There is nothing more certain in the information industry than that, once past a certain point, the big only get bigger. Thus I see no logical end to the steady growth of Pearson, over the past decade, as the leading force in education systems and services. Indeed. I predict another decade of such growth, driving national education champions to despair and frustrating would-be competitors who lack the global outreach. They now have the size to balance slower running developed world markets against fast-flowing BRICs educational economies. While their competitors want to play them on a pitch named Textbooks or Blended Learning, they have the scope to introduce just the right amount of technology, curriculum control and assessment into the mix to satisfy a Brazilian state, an American city school board or a consortium of vocational training panels. Their custom business will build over time. And so will their approach to individualized learning.

In short, over the next decade they will become recognized for what they now are: the behemoth of education with every growth option at their disposal. As a company that early recognized that the enterprise systems of schools were one of the keys to digital education they can be systems and solution suppliers of turnkey environments with the content in place. They can get to grips with the assessment engines of the world, using their experience of owning the major US solution supplier as well as a major UK examination board to drive national systems globally. While we have been saying for 20 years that education is different because of national and cultural distinctions, they have got on with identifying the things that education has in common – from sorting out timetabling, communicating with parents, marking exams and providing administrators with performance reporting – and have made a business of this alongside schoolbook supply. Does any other player in their competitive sector have a strategic alliance with Oracle?

Pearson has always been able to change. A nineteenth century builders merchant from Yorkshire, UK, became, in the hands of Weedon Pearson, a successful oil wildcatter in Venezuela and finally the collector of great tradeable brands in mid-twentieth century Britain. Some of those brands remain in terms of Penguin and the Financial Times, but as we saw with IDC, having a few brands around to toss into the investment fire is a great way of fueling the next stages of growth, just as the last realization from the last sale is now lighting acquisition fires in China, Brazil and India. So we should be asking what next at this point. And we should be interested in the parts of the education scene where Pearson currently has little scale or penetration.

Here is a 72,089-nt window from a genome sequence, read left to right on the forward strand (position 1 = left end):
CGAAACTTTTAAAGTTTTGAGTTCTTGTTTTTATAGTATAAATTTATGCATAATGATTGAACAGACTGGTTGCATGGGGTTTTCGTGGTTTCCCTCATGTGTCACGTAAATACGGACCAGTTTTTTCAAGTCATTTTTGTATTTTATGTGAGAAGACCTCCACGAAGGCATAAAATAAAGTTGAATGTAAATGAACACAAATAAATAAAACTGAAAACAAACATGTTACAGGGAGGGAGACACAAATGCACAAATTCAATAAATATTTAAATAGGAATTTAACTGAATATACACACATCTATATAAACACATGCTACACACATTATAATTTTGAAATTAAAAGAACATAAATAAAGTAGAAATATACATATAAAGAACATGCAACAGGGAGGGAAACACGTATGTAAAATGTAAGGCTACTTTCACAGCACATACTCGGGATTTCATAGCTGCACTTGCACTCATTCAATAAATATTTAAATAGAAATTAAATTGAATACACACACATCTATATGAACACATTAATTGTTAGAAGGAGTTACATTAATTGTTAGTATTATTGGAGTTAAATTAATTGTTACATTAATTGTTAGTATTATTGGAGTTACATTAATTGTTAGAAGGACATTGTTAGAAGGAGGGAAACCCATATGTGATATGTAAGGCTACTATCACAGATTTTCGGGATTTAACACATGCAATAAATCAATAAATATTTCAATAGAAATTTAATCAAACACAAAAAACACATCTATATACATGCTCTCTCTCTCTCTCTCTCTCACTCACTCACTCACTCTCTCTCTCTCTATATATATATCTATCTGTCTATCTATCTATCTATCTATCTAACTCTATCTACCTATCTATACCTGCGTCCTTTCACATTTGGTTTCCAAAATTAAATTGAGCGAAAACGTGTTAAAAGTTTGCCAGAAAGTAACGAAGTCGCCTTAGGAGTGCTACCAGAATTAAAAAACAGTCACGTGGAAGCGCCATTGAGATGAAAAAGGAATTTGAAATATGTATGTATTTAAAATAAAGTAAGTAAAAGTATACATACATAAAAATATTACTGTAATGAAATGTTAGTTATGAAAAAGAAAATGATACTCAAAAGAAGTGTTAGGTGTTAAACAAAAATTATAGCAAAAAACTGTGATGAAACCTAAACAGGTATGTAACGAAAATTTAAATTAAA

I once had the enjoyable consultancy task of introducing a major hardware player to “the largest educational publisher in the world”. Dreams of strategic alliance were in the air. My hardware client was frankly disappointed: “we get more revenue from printer cartridges sold to education than they do from textbooks”. Now the roles are reversed. My hardware friends are buying search software to stay alive and Pearson are powering on, following a strategy which will undoubtedly see them emerge as a major owner of schools and universities in a number of countries, the owner of distance learning institutions with global outreach (including degree awarding and exam setting bodies in countries like the UK), a partner of governments in delivering national solutions and a leadership role in the flight from content into an individualized learning environment. And they are the only player in the sector big enough to do the whole education value chain.

They have invested and played around experimentally in some sectors for years, however, without coming up with a real strategy. Learning management is one. Working with Blackboard was one phase, buying Fronter was another. Yet their latest announcement, last week, that they will now enter a partnership with Google to develop OpenClass as a free generic LMS available globally on the Web is something else again. Here is a well-tenanted marketplace, with Blackboard and open source Moodle occupying some 80 per cent between them. Pearson seemingly have no real axe to grind here – except pure disruption (and they have teamed up with the arch-disruptor to do that). At the moment huge amounts of Pearson content must sit on Moodle or Blackboard installations. But I suspect that Pearson think this is a temporary world, that the future of learning management may have mobile and Cloud attached to them, and that they need to be somewhere fairly unique, where even larger competitors like Cengage could not follow. OpenClass could be a place like that.

Finally, as Pearson puts further distance between itself and its rivals, it is interesting to see how it now feels that it is important to build viewpoints and concensus in education as well as develop systems and solutions. The work of the Pearson Foundation was highlighted recently in Media Taylor ( I am not sure that I take such a sinister view as this blogger, but, especially in countries like India, it will be important to prepare the ground and widen the options. Major players like Pearson have an interest in this – but also a duty of care. Since there are such plentiful national educational interests that Pearson will not face competition issues in most of its markets for some years. In the meanwhile informing and educating educational buyers could be a critical part of that.


Name (required)

Email (required)


Speak your mind


1 Comment so far

  1. P U B L I S H I N G » Blog Archive » Learning, management and leadership on October 20, 2011 08:20

    […] more: […]